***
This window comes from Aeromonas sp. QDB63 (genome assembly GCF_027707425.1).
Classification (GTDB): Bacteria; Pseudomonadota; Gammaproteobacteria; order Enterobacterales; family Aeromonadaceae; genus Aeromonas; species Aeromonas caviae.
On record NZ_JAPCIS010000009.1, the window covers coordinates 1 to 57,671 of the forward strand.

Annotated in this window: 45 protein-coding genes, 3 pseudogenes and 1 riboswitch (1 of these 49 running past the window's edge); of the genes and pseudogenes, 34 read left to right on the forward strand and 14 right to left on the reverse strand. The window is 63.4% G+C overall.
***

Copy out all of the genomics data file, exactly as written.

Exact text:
This window comes from Aeromonas sp. QDB63 (genome assembly GCF_027707425.1).
Classification (GTDB): Bacteria; Pseudomonadota; Gammaproteobacteria; order Enterobacterales; family Aeromonadaceae; genus Aeromonas; species Aeromonas caviae.
On record NZ_JAPCIS010000009.1, the window covers coordinates 1 to 57,671 of the forward strand.

Annotated in this window: 45 protein-coding genes, 3 pseudogenes and 1 riboswitch (1 of these 49 running past the window's edge); of the genes and pseudogenes, 34 read left to right on the forward strand and 14 right to left on the reverse strand. The window is 63.4% G+C overall.